Design and Planning
A thoughtfully designed landscape will save you time and money. Keep in mind that it's best to limit turf in places where it will not grow well or where maintaining it could harm water quality.
Turf is an excellent choice for high traffic areas, such as where children and pets play. It's also a good solution to erosion problems. However, turf areas can have a negative impact on the lake if practices like fertilizing or mowing are done incorrectly.
Think of grass as the carpet in an outdoor room and don't make the rooms any bigger than you'll need for family activities. Fill in the rest of your landscape with shrubs or other plants that don't require as much maintenance. When building the "walls" to your outdoor room, choose plants that will grow well under the specific conditions where they will be planted (consider soil, light, rainfall, and other conditions). Also be sure to keep or restore appropriate, deep-rooted vegetation along the banks of any water body such as a lake or stream. This will protect the banks from eroding. You'll even have your own private sanctuary for waterside wildlife! See Lakescaping for more lake-friendly design tips.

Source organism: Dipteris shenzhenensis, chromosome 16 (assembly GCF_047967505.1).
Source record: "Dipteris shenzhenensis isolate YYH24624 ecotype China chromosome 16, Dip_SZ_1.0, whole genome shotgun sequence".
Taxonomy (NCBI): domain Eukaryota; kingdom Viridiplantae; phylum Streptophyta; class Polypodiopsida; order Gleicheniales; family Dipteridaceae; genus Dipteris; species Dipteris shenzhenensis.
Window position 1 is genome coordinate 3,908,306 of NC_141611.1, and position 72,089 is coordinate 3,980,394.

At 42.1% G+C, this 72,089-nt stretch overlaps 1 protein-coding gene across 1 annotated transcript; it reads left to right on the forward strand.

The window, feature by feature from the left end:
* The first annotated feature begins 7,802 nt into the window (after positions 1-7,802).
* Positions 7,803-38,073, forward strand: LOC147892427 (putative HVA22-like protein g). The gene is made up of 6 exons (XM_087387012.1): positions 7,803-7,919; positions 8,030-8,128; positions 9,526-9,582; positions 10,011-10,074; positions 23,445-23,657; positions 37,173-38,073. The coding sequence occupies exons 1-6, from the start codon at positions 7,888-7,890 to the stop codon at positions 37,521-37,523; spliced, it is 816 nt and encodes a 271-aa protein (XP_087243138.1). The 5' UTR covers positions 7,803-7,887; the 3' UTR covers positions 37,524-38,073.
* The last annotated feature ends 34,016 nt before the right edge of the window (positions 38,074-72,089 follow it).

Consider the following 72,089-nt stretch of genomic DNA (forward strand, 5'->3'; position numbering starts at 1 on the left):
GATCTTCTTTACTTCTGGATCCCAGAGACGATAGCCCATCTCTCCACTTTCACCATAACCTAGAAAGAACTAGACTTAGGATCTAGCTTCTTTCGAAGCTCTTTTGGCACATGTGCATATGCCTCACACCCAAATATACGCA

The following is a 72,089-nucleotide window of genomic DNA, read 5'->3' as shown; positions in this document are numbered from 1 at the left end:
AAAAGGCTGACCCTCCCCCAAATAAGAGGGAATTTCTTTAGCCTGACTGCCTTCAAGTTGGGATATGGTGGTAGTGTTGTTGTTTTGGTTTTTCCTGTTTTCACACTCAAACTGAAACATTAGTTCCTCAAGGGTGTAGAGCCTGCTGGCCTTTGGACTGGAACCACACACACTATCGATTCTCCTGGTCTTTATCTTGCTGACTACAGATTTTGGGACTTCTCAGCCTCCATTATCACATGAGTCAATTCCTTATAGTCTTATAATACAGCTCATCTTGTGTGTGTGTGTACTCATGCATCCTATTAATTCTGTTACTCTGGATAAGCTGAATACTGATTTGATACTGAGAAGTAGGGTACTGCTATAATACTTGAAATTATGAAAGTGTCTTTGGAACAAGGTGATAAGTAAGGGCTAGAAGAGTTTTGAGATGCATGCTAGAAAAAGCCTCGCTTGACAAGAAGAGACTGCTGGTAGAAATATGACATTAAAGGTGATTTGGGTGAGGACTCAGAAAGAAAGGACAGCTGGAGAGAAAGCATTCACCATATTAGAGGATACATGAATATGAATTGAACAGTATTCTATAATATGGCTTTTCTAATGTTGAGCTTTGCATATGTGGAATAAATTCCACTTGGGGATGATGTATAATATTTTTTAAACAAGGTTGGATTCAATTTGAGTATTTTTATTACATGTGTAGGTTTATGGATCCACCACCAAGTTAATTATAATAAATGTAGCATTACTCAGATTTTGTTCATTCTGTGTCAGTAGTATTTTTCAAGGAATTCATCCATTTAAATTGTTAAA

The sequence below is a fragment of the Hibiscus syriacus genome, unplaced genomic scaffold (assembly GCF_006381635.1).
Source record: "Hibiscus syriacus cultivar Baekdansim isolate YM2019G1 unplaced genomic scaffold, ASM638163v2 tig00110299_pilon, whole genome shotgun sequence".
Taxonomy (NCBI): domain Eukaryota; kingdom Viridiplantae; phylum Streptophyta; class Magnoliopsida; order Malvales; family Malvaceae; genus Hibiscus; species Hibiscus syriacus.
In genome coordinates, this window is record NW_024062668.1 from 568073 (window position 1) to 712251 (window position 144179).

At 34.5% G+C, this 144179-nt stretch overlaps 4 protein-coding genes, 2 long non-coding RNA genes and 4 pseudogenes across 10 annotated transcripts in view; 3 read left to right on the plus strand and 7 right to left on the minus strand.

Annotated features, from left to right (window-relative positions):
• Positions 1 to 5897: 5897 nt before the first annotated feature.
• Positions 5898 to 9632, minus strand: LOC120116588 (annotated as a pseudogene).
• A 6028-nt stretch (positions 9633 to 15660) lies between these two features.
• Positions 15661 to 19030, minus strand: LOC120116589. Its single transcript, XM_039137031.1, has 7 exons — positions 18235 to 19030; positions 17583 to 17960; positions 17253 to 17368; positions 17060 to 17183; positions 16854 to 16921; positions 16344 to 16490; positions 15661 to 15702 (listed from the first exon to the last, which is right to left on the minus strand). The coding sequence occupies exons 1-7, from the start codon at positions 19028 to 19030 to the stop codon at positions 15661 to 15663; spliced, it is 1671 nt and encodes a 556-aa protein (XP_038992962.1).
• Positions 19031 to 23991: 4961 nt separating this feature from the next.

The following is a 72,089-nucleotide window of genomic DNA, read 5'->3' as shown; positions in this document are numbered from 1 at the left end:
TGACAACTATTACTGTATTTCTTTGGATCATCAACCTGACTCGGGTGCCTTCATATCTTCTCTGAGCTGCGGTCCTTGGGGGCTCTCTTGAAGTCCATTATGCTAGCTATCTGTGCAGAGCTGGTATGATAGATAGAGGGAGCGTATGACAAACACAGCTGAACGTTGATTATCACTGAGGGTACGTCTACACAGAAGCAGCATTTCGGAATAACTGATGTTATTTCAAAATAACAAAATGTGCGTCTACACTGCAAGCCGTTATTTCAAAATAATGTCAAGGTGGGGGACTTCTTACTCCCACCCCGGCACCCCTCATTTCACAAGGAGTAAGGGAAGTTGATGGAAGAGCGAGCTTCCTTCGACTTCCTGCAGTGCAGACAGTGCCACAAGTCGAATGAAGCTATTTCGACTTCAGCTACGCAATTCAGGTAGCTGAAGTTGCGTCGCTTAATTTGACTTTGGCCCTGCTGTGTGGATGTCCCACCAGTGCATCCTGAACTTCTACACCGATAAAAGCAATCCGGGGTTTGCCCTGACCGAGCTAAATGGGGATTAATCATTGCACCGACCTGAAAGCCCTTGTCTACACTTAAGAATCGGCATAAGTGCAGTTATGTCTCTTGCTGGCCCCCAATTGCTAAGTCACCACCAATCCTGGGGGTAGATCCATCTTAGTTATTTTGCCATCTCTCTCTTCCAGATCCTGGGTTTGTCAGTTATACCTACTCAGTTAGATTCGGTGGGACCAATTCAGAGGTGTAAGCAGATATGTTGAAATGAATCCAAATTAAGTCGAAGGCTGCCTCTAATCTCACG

To avoid high maintenance and weed management costs, use alternatives in areas that are heavily shaded, narrow, steep, hard to water, easily saturated, or where the soil is packed down from many footsteps. Break away from the traditional view that most of your lawn should be covered in grass blades and consider what plant would grow best under the site conditions.
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